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Our civil society does not like to hear Realpolitik’s “dirty song.” And it is true that there is no military solution to today’s complex crises. But it is also true that without the credible threat of hard power, diplomacy is all too often powerless. It is not easy to portray these relationships convincingly and to make safety policy socially plausible in a broad sense.

Today, in a challenging time with many risks, it is more necessary than ever. A united government and an active contribution from the Bundestag will determine whether this will be successful in the coming years.

The German government is currently playing a central role in talks to gauge possible progress in the Libyan crisis. As the only continental European cadre nation with 500 soldiers in Lithuania, Germany is contributing to NATO’s intensified defense efforts in the Baltic states and Poland. The coalition’s stabilization policy in Iraq bore a German-Iraqi signature from the outset.

There are examples of partnership leadership that can be built upon. What other concrete ideas and experiences can help move the topic of security out of its niche?

There is too much friction between the ministries

Certainly in security policy there is too much friction between the ministries. The next federal government should therefore lay down early and close coordination at ministerial level in a coalition agreement. The Ministries of Foreign Affairs, Defense and Development Cooperation are always more successful in implementing a holistic security policy and communicating this to society when their bosses work together visibly.

This approach should also be reflected in the Bundestag. Why do the Committees on Foreign Relations, Defense, Europe and Economic Cooperation never meet? The critical public wants to be convinced of the motives, risks and objectives of our safety policy. That is why we urgently need the instrument of a parliamentary security debate – now!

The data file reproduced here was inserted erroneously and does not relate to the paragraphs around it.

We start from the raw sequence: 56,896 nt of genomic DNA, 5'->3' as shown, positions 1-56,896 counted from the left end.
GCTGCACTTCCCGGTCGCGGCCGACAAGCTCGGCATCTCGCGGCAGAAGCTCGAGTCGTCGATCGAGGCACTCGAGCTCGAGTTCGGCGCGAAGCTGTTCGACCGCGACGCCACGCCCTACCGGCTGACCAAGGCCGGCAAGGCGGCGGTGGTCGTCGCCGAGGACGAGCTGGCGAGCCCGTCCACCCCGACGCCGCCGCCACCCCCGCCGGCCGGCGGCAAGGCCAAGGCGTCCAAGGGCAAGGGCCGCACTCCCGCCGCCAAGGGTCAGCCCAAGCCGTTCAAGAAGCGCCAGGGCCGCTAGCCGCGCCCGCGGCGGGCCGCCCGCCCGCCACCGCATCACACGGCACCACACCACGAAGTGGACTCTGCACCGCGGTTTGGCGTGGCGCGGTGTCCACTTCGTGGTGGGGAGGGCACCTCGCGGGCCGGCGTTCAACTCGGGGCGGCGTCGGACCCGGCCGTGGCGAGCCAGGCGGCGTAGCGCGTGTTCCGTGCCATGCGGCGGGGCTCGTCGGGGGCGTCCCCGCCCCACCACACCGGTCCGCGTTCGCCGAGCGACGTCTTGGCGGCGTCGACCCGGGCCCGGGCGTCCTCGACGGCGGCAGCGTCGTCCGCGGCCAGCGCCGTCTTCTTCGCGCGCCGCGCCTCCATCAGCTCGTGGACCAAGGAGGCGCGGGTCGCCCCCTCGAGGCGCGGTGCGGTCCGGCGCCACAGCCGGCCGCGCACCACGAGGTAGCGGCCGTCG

The Bundestag must transfer control powers to the European Parliament

Determination sometimes takes precedence over unity in security policy. Germany should work with France and other partners on a case-by-case basis to form a “coalition of the determined”. In the long run, we cannot hide behind all kinds of worries. If there is an imminent blockade on important issues, such as the recent imposition of sanctions on Belarus, we need – as the next best solution – a core Europe that can act. The Bundestag also has room for maneuver in terms of European policy. Urgent progress in creating high-quality European capabilities, such as medical units or transport aircraft and helicopters, is possible. However, they require a willingness to transfer parliamentary powers of control for these troops from the Bundestag to the European Parliament. It lacks that.

The future of Europe requires a political return. Europe is primarily its Member States, its people. Only a Germany determined to commit and lead unconditionally in partnership will be able to strengthen Europe enough to preserve freedom of action in the increasingly fierce competition between powers. Germany no longer has a security niche. Nowhere.